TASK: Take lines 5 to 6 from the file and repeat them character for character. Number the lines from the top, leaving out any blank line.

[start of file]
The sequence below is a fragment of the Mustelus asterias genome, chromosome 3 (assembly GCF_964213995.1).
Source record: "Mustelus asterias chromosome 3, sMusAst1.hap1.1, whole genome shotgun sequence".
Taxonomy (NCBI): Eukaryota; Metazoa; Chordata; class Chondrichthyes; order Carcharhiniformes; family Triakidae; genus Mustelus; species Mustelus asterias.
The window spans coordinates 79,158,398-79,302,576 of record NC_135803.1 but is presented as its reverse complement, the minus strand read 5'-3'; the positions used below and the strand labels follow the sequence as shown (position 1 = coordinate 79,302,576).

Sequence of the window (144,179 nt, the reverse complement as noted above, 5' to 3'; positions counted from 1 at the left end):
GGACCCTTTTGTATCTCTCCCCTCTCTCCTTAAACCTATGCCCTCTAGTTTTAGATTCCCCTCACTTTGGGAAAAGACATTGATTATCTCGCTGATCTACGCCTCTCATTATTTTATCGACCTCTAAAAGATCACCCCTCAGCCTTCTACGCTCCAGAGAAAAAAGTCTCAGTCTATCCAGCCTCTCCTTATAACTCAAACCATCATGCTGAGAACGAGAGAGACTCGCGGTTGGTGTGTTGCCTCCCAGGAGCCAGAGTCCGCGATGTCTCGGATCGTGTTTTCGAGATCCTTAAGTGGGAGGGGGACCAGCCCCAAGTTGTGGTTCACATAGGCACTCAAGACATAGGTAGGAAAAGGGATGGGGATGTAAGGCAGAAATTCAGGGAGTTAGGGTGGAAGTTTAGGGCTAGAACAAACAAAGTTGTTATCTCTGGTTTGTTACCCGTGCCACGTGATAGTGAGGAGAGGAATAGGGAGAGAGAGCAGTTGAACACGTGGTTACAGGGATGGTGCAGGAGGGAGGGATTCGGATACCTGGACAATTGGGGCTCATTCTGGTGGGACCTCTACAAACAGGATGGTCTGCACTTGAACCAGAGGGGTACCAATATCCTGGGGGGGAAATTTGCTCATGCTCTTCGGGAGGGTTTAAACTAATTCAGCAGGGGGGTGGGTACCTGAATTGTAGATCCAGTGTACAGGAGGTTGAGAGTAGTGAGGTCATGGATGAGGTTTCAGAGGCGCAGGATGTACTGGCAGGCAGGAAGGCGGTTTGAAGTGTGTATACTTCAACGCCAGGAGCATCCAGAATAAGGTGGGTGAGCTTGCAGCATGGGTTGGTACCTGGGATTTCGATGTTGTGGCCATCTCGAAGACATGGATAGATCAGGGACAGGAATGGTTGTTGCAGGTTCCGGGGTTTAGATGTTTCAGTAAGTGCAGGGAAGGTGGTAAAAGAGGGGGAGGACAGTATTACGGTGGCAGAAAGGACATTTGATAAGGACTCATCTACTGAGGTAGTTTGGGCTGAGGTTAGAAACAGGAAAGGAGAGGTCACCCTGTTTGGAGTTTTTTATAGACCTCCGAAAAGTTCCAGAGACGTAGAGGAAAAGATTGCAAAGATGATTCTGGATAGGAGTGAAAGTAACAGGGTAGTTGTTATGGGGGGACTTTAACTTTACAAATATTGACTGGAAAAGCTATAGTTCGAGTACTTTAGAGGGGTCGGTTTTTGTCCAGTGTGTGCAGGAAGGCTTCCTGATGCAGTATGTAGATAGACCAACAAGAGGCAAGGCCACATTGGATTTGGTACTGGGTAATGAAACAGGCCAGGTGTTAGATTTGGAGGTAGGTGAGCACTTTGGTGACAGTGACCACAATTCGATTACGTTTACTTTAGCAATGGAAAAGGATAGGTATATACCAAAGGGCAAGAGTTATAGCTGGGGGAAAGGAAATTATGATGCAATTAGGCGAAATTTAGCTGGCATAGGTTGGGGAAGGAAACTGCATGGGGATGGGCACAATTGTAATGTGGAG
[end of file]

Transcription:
Sequence of the window (144,179 nt, the reverse complement as noted above, 5' to 3'; positions counted from 1 at the left end):
GGACCCTTTTGTATCTCTCCCCTCTCTCCTTAAACCTATGCCCTCTAGTTTTAGATTCCCCTCACTTTGGGAAAAGACATTGATTATCTCGCTGATCTACGCCTCTCATTATTTTATCGACCTCTAAAAGATCACCCCTCAGCCTTCTACGCTCCAGAGAAAAAAGTCTCAGTCTATCCAGCCTCTCCTTATAACTCAAACCATCATGCTGAGAACGAGAGAGACTCGCGGTTGGTGTGTTGCCTCCCAGGAGCCAGAGTCCGCGATGTCTCGGATCGTGTTTTCGAGATCCTTAAGTGGGAGGGGGACCAGCCCCAAGTTGTGGTTCACATAGGCACTCAAGACATAGGTAGGAAAAGGGATGGGGATGTAAGGCAGAAATTCAGGGAGTTAGGGTGGAAGTTTAGGGCTAGAACAAACAAAGTTGTTATCTCTGGTTTGTTACCCGTGCCACGTGATAGTGAGGAGAGGAATAGGGAGAGAGAGCAGTTGAACACGTGGTTACAGGGATGGTGCAGGAGGGAGGGATTCGGATACCTGGACAATTGGGGCTCATTCTGGTGGGACCTCTACAAACAGGATGGTCTGCACTTGAACCAGAGGGGTACCAATATCCTGGGGGGGAAATTTGCTCATGCTCTTCGGGAGGGTTTAAACTAATTCAGCAGGGGGGTGGGTACCTGAATTGTAGATCCAGTGTACAGGAGGTTGAGAGTAGTGAGGTCATGGATGAGGTTTCAGAGGCGCAGGATGTACTGGCAGGCAGGAAGGCGGTTTGAAGTGTGTATACTTCAACGCCAGGAGCATCCAGAATAAGGTGGGTGAGCTTGCAGCATGGGTTGGTACCTGGGATTTCGATGTTGTGGCCATCTCGAAGACATGGATAGATCAGGGACAGGAATGGTTGTTGCAGGTTCCGGGGTTTAGATGTTTCAGTAAGTGCAGGGAAGGTGGTAAAAGAGGGGGAGGACAGTATTACGGTGGCAGAAAGGACATTTGATAAGGACTCATCTACTGAGGTAGTTTGGGCTGAGGTTAGAAACAGGAAAGGAGAGGTCACCCTGTTTGGAGTTTTTTATAGACCTCCGAAAAGTTCCAGAGACGTAGAGGAAAAGATTGCAAAGATGATTCTGGATAGGAGTGAAAGTAACAGGGTAGTTGTTATGGGGGGACTTTAACTTTACAAATATTGACTGGAAAAGCTATAGTTCGAGTACTTTAGAGGGGTCGGTTTTTGTCCAGTGTGTGCAGGAAGGCTTCCTGATGCAGTATGTAGATAGACCAACAAGAGGCAAGGCCACATTGGATTTGGTACTGGGTAATGAAACAGGCCAGGTGTTAGATTTGGAGGTAGGTGAGCACTTTGGTGACAGTGACCACAATTCGATTACGTTTACTTTAGCAATGGAAAAGGATAGGTATATACCAAAGGGCAAGAGTTATAGCTGGGGGAAAGGAAATTATGATGCAATTAGGCGAAATTTAGCTGGCATAGGTTGGGGAAGGAAACTGCATGGGGATGGGCACAATTGTAATGTGGAG